İrem Uzun –TDO- On September 11, Norway went to polls to decide whether the Conservative prime minister, Erna Solberg, or her Labour rival, Jonas Gahr Støre, will lead the country for the next four years. Economically liberal centre-right Conservatives have governed the country since 2013. The election was considered as “the biggest election thriller in many decades” by Norwegian media as the surveys showed that the Conservatives and the opposition Labour party was going neck-and-neck. With 95 percent of the votes counted, the right-wing bloc, headed by Solberg, has won the election for the second time.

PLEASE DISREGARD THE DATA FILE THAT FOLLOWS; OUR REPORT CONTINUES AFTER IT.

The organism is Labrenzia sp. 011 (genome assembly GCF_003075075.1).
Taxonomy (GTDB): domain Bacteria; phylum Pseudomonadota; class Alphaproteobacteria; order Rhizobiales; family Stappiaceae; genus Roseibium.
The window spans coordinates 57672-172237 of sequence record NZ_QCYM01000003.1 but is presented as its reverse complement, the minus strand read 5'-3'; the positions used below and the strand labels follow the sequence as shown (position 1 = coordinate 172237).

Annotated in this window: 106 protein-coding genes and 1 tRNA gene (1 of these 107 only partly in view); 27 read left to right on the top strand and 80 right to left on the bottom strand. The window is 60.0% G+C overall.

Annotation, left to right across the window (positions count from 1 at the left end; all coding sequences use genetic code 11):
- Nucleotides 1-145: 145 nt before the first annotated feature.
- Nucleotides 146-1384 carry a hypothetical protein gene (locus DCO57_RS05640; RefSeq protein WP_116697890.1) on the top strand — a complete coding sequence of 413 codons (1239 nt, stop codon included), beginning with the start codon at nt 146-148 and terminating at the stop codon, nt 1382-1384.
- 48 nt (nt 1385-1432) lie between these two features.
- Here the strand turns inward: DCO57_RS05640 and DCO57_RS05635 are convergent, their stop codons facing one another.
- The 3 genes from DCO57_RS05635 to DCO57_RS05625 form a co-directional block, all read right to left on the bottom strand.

Norway uses a modified proportional representation system, which allocates the number of seats a party wins in each parliament relative to the number of votes the party receives in each election. The winner is likely to face complex coalition negotiations as a number of Norway's smaller parties prepare to make tough demands in return for their support in the next parliament. With the majority of the votes counted, the centre-right coalition was set to win 89 seats in the 169-seat parliament, according to a forecast by Norway’s Election Directorate. Solberg claimed victory after the latest projection, saying voters had given her a "mandate for four more years". The results are not a pretty for the centre-left Labour party, the traditional group of power in Norway, which ended the night as the biggest loser compared with the previous vote in 2013. The opposition, headed by Labour leader Jonas Gahr Støre, was set to win the remaining 80 seats. "This is a big disappointment for Labour," he said after results showed his defeat.

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